the story of decisions
We were default on the balcony rail. We always bent over it to talk about yesterdays and tomorrows. The house belonged to a lifetime family of friends. We met every once a while when he came to town. It was 1998. He was 24 and I was 19.
- Dotun But I keep saying it. Loving you this much is unlike the cousins we’ve always been. Nothing’s changed about you when it comes to their honest opinion and your grades. Please stay true to the promise. Industrial Chemistry is just a few months away. My fiancee and I made a solid convo of it. I’ll be back to take you away to live with me until you’re ready for college.
- Jimi I easily understand why you’re doing it. Whatever I’m going to miss around here, there’s a lot we need to catch up on planes without pilots. And my dad’s not surprised you could make variety bombs. I know you told me not to tell anyone. But that was my bargain to get him to let go of you over grandpa’s bed.
- Dotun I believe it worked out fine. He called me D.O. Dot again with that long smile the last time I saw him!
- Jimi It doesn’t look like you’re headed for the chalkboard after graduation. Some mother’s son in this family is already fairing well in that direction. What’s the plan?
- Dotun Go back to Uthman Dan Fodio in the next fortnight. Gather my affairs at the faculty and bid a hard goodbye to my professors. It’s just a year of service afterwards. It’s elegantly noble like I told you, but I won’t make a living from teaching. I’d rather do that for free, always. Trust me I’ll find another noble thing to do that writes my name in the sands of time.
- How do you relate a commercial vehicle’s lifecycle to the probability of an accident event; and then determine the adequate frame of mind per certain distance for a commercial vehicle driver billed to transport passengers?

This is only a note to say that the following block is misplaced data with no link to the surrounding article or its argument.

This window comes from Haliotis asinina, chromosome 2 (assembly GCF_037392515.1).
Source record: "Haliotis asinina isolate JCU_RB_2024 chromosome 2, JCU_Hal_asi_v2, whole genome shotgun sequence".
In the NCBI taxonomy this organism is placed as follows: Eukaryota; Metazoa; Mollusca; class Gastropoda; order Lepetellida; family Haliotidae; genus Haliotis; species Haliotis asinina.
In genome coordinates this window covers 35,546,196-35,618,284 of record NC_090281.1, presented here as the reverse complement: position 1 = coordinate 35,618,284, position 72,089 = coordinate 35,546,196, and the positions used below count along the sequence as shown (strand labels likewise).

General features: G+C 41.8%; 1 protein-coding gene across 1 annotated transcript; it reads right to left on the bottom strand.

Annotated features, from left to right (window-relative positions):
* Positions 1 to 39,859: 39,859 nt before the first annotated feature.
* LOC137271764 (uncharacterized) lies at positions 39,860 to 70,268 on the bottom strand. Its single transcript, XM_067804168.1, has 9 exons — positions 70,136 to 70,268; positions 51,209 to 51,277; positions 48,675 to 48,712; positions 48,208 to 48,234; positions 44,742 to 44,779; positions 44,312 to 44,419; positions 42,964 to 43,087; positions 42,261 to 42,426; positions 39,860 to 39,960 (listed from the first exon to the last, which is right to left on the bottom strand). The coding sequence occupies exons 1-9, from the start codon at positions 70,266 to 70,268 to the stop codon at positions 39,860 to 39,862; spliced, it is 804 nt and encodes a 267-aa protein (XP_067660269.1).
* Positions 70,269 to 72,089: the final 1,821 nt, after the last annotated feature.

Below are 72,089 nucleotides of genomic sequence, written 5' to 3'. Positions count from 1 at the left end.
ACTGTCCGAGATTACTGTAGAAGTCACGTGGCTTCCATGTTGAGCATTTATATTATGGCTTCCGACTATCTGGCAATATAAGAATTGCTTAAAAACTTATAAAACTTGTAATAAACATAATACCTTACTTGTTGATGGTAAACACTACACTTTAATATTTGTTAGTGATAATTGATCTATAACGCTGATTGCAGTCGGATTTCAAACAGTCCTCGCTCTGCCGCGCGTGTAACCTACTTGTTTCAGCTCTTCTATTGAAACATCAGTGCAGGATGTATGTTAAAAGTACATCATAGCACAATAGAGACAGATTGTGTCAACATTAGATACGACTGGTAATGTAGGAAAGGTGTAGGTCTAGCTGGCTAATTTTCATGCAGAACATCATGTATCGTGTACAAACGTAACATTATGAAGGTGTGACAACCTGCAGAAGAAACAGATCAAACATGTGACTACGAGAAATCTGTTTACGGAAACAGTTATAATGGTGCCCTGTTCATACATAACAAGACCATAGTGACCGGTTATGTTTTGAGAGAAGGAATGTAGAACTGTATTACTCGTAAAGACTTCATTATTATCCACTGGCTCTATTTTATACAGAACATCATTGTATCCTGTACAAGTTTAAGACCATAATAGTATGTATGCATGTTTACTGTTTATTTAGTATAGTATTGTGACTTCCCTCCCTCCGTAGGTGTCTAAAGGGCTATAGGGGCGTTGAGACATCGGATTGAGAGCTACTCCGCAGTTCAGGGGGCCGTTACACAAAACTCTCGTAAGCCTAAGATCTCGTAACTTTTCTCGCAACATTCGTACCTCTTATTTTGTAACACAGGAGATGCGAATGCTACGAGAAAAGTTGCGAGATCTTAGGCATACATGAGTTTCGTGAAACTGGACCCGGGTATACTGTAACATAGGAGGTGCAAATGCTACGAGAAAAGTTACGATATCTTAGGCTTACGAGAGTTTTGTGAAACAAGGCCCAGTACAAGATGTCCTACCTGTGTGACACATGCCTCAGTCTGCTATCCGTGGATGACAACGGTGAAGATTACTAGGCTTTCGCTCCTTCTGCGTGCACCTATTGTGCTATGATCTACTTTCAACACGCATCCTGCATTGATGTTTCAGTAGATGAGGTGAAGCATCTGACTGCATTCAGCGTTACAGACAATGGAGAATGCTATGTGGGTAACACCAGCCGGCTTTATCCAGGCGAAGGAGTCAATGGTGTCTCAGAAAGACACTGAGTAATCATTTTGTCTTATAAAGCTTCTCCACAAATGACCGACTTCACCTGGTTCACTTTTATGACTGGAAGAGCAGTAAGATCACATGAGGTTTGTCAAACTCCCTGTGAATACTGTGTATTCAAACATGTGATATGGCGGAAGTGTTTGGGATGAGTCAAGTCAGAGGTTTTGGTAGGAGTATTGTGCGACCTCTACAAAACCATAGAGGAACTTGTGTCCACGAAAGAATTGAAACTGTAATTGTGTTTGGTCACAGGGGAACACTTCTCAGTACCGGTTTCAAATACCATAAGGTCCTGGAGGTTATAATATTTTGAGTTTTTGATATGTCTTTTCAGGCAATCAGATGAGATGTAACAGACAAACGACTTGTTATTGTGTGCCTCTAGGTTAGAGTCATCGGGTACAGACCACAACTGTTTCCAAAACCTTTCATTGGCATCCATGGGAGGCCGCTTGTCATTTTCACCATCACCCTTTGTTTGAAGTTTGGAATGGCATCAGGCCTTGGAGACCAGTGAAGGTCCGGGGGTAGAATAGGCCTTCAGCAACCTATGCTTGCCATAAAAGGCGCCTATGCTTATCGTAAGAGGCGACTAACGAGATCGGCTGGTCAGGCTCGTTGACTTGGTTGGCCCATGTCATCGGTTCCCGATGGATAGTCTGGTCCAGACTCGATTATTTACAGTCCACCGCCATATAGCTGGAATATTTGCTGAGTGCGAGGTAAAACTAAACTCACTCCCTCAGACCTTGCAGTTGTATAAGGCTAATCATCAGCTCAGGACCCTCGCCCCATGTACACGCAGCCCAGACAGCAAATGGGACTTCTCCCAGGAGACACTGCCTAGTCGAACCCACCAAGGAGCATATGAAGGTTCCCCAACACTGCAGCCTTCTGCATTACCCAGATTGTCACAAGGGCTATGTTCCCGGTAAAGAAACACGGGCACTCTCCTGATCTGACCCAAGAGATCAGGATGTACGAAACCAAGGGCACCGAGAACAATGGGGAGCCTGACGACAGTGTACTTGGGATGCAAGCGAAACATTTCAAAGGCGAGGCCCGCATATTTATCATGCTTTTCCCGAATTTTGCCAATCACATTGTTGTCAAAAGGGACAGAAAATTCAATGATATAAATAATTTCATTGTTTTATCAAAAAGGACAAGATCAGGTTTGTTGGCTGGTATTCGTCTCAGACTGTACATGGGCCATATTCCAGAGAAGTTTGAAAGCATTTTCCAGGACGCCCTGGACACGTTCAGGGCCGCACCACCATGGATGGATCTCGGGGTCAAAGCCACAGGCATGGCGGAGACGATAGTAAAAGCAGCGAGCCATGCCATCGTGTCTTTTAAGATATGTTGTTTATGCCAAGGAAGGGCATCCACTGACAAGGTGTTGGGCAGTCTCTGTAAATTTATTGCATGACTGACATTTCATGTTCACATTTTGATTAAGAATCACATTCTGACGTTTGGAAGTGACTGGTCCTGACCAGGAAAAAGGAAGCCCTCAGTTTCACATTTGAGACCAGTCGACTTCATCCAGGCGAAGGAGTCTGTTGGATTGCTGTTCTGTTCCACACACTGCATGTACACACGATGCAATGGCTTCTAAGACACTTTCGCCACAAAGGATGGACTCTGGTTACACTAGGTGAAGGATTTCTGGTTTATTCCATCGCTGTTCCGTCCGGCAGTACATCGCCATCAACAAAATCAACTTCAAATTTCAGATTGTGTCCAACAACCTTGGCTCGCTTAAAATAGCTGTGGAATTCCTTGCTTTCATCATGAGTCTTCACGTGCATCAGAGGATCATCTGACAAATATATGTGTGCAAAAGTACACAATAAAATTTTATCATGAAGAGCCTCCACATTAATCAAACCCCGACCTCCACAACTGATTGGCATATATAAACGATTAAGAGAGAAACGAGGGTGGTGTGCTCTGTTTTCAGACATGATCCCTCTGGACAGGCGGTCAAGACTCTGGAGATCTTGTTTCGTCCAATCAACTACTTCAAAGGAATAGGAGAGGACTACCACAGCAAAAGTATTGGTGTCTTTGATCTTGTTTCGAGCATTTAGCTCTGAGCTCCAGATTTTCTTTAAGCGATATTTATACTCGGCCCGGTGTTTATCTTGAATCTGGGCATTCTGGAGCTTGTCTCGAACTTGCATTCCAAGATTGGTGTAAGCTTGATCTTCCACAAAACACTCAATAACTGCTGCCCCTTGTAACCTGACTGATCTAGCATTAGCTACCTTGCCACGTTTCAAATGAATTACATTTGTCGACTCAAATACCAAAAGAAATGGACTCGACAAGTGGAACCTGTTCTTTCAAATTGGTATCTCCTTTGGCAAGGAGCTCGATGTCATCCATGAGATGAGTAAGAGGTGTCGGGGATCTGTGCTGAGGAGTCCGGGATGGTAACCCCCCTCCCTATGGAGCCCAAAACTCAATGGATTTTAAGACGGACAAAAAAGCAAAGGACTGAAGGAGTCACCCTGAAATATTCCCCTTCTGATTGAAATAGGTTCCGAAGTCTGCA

- How can you assure effective and affordable evacuation and healthcare services when accidents become inevitable; and then effciently keep and retrieve medical records of accident victims after treatment, assuming the treatment is subject to metrics?
- How do you even make driving accident-free?
Dotun Fasina travelled back to Sokoto to wrap up with varsity. But he never returned. The interstate commercial carrier that transported him, his fiancee and 13 other passengers from Sokoto en route Lagos was involved in an auto crash in the early hours of November, 1998. The vehicle driver, according to recovery reports, must have fallen asleep through many tiring intervals during the journey. All the other 13 passengers including the vehicle driver died instantly in the tumbling crash. 72 hours after his rescue, Dotun died at UCH. His fiancee survived the fall-out after years-long post-traumatic disorder.
It is just a story. That of one everyday person known only to his loved ones and some friends he left behind in this world. But I have never stopped thinking of what he could have become in life. I learnt about drones from him long before there was Jane’s Defense Weekly, New Scientist, or In-Q-Tel’s venture research to read from. I kept his bomb-making secret from the rest of the family until that secret was useful for mending my father’s strained relationship with him. He wept like a baby when he received the news of his death. More than probable for a cousin, Dotun was a universe of promises. That was how much he meant to all of us. In helpless admission, I am yet lost in inconsolable imagination of how many more Dotuns have become missing in many families out there due to preventable accidents. And that is because I took away three things from this story: